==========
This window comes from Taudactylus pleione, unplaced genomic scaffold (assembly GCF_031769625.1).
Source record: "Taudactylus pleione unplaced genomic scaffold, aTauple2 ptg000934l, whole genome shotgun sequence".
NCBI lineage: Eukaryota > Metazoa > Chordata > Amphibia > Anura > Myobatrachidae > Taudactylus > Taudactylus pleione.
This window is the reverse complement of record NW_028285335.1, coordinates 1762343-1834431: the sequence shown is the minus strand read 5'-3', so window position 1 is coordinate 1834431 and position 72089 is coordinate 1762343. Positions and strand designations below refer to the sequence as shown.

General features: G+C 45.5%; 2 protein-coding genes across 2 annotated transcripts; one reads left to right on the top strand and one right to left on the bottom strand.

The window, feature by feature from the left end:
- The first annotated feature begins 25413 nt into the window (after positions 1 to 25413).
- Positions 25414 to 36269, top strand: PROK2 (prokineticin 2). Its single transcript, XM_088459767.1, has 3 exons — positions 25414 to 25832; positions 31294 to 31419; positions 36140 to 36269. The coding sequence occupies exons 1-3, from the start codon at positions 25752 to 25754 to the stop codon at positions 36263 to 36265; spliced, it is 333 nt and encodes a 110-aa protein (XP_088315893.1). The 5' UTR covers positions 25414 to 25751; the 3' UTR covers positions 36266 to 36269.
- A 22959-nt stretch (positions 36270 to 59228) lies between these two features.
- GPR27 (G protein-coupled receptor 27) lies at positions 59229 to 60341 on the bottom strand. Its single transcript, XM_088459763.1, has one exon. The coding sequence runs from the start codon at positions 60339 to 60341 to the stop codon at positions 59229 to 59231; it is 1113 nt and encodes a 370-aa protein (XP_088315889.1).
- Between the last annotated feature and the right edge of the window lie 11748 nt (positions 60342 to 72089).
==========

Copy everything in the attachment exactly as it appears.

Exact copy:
This window comes from Taudactylus pleione, unplaced genomic scaffold (assembly GCF_031769625.1).
Source record: "Taudactylus pleione unplaced genomic scaffold, aTauple2 ptg000934l, whole genome shotgun sequence".
NCBI lineage: Eukaryota > Metazoa > Chordata > Amphibia > Anura > Myobatrachidae > Taudactylus > Taudactylus pleione.
This window is the reverse complement of record NW_028285335.1, coordinates 1762343-1834431: the sequence shown is the minus strand read 5'-3', so window position 1 is coordinate 1834431 and position 72089 is coordinate 1762343. Positions and strand designations below refer to the sequence as shown.

General features: G+C 45.5%; 2 protein-coding genes across 2 annotated transcripts; one reads left to right on the top strand and one right to left on the bottom strand.

The window, feature by feature from the left end:
- The first annotated feature begins 25413 nt into the window (after positions 1 to 25413).
- Positions 25414 to 36269, top strand: PROK2 (prokineticin 2). Its single transcript, XM_088459767.1, has 3 exons — positions 25414 to 25832; positions 31294 to 31419; positions 36140 to 36269. The coding sequence occupies exons 1-3, from the start codon at positions 25752 to 25754 to the stop codon at positions 36263 to 36265; spliced, it is 333 nt and encodes a 110-aa protein (XP_088315893.1). The 5' UTR covers positions 25414 to 25751; the 3' UTR covers positions 36266 to 36269.
- A 22959-nt stretch (positions 36270 to 59228) lies between these two features.
- GPR27 (G protein-coupled receptor 27) lies at positions 59229 to 60341 on the bottom strand. Its single transcript, XM_088459763.1, has one exon. The coding sequence runs from the start codon at positions 60339 to 60341 to the stop codon at positions 59229 to 59231; it is 1113 nt and encodes a 370-aa protein (XP_088315889.1).
- Between the last annotated feature and the right edge of the window lie 11748 nt (positions 60342 to 72089).